Fig.1 (A) The basic structure of TAL effectors. (B) 3D structure of the TAL effector bond with DNA (Deng et al., 2012)
Using the DNA-binding characteristic of the TAL effector, we can generate a new method to increase the production of heterogenous multi-enzymatic reactions in Prokaryotic cells by rationally designed TALE proteins fused with specific enzymes and their corresponding DNA sequences (as known as Binding Motifs [BMs]). Here we used Escherichia coli as our chassis. A plasmid backbone was used as the scaffold for those BMs. The same plasmid was used to encode the fusion protein. Thus, enzymes fused with TALE proteins could be gathered around the DNA scaffolds, enrich the local enzyme concentration, and promote the rate of reaction.
Fig.2 A diagrammatic sketch showing the TALE-fused enzymes combine with the scaffold.
III.Improvement we made(CLICK)
A. BBa_I715019 and BBa_I715020
Two pairs of primers were designed to extend the use of these parts
1. Primers to add termination codons on BBa_I715019
In our project, we plan to fuse the N-terminal of GFP (A.K.A. GFP1) to the C-terminal of TALE1 protein (you may visit our wiki for more details). However, the sample of BBa_I715019 provided by the 2015 DNA distribution does not have a termination codon on its 3’ terminal to stop the translation. To fix this, we designed a pair of primers to add a termination codon on the 3’ terminal of BBa_I715019 to further extend its usage.
F-Prime: 5’- GAATTCGCGGCCGCTTCTAGAATGC-3’
R-Prime: 5’- GGACTAGTATTATTGTTTGTCTGCC-3’
2. Primers to remove the additional T base from the BBa_ I715020
When fusing the GFP2 with our TALE2/3, we found the additional T base on the 5’ terminal of the BBa_I715020 annoying because it may cause frameshift mutation if we just use the standard Bio-brick assembly to fuse two enzymes. And that mutation may disable the whole reporter gene.
In order to meet this challenge and make this part easier to use, we designed a pair of prime to remove that additional base and make this part easier to be used.
F-Prime: 5’- CGGAATTCGCGGCCGCTTCTAGAAAGAATGGAATCC-3’
R-Prime: 5’- GGACTAGTTTATTATTTGTATAGTTC -3
We tested the function of a split-GFP system built by these parts
In our project, after properly engineered those two parts, we fused them with the TAL effectors we designed and tested their function.
In our experiment, GFP1 was fused with TALE1, GFP2 was fused with TALE2; and SCAF2 (a scaffold where TALE protein can bind) was added into the plasmid. The plasmid was transformed into E.coli BL21(DE3) and cultured in LB with 30mg/ml Chloramphenicol to OD600=0.6, then inducted with 1mM IPTG overnight.
Fig. 1 Evaluation of the functions of split GFP. The green fluorescence (Ex: 488 nm; Em: 538 nm) of split GFP was detected after overnight culture of E.coli with or without GFP1/2 under the 1mM of IPTG induction. Relative fluorescence intensity was calculated with normalization of OD600 value. The relative fluorescence intensity of S2 control group was set arbitrarily at 1.0, and the levels of other groups were adjusted correspondingly. This experiment was run in three parallel reactions, and the data represent results obtained from at least three independent experiments. *0.01 < p < 0.05.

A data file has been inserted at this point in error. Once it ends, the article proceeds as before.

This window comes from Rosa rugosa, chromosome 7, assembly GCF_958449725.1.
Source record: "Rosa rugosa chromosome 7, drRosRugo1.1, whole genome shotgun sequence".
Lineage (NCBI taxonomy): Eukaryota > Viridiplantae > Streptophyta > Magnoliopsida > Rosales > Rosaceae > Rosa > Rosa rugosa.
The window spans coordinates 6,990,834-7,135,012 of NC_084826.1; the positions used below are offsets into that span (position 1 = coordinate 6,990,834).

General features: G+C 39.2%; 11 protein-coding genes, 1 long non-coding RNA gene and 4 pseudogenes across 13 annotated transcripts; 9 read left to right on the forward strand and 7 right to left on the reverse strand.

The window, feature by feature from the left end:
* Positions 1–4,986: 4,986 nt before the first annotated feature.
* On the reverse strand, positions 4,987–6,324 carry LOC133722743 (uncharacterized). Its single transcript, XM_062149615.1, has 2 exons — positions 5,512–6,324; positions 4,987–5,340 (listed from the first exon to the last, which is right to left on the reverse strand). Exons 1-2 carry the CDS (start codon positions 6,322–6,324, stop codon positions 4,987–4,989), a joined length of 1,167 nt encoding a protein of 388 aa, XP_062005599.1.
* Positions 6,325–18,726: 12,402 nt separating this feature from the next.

The results shows that the existence of GFP1 and GFP2 can observably increase the fluorescent intensity. Which then indicates that these two parts work as expected.
The second functional prototype of our project this year is about the IAA synthesis pathway. In this prototype, enzyme IAAM and IAAH are fused with different TAL effector so that they can be concentrated around the scaffold.
Among the registry, BBa_K515100 is the only one available with those two enzymes, but unfortunately, we noticed that this part is a device that contains not only the CDS of those two enzymes but also other parts, and neither of the CDS of those two enzyme were submitted to the registry (they were only registered as BBa_K515000 and K515001). Thus, several improvements were made based on the part K515100 to provide an available version of IAAM and IAAH.
Two pairs of primes were designed to decompose this device and gain the CDS of IAAM and IAAH
1. For IAAM
F-Prime: 5’- GGAATTCGCGGCCGCTTCTAGAGATGTTTGGACCGG-3’
R-Prime: 5’- GCGGCGGACTAGTCTTATTAGTCCCCCAGCG -3’
2. For IAAH
F-Prime: 5’- GGAATTCGCGGCCGCTTCTAGAGATGCGCGAAATG -3’
R-Prime: 5’- GCGGGCGGCGGACTAGTCTTATTAGCCTTTTAACAC -3’
Two new bio-bricks were designed based on this part using the primers above
C. Project improvement: ZJU_CHINA 2012
In the project of ZJU_CHINA 2012, the IAA producing pathway originates from Pseudomonas savastanoi was engineered into E.coli. They applied their RNA scaffold into that system in order to get a higher IAA productivity. Compared with strain without basic scaffold D0, IAA output with D0 resulted in a 1.4 fold increase (The result was permitted to be used by the team advisor of ZJU_CHINA 2012).
This year in our project, we made an improvement to that system by changing the RNA scaffold system into our TALE-based scaffold system.
The result showed a 3.2 fold increase for the TALE1-IAAM/TALE2-IAAH S2 system and a 2.5 fold increase for the TALE1-IAAM/TALE2-IAAH S3 system compared to strain without scaffold S2/S3.
Please visit our result and discussion page for details.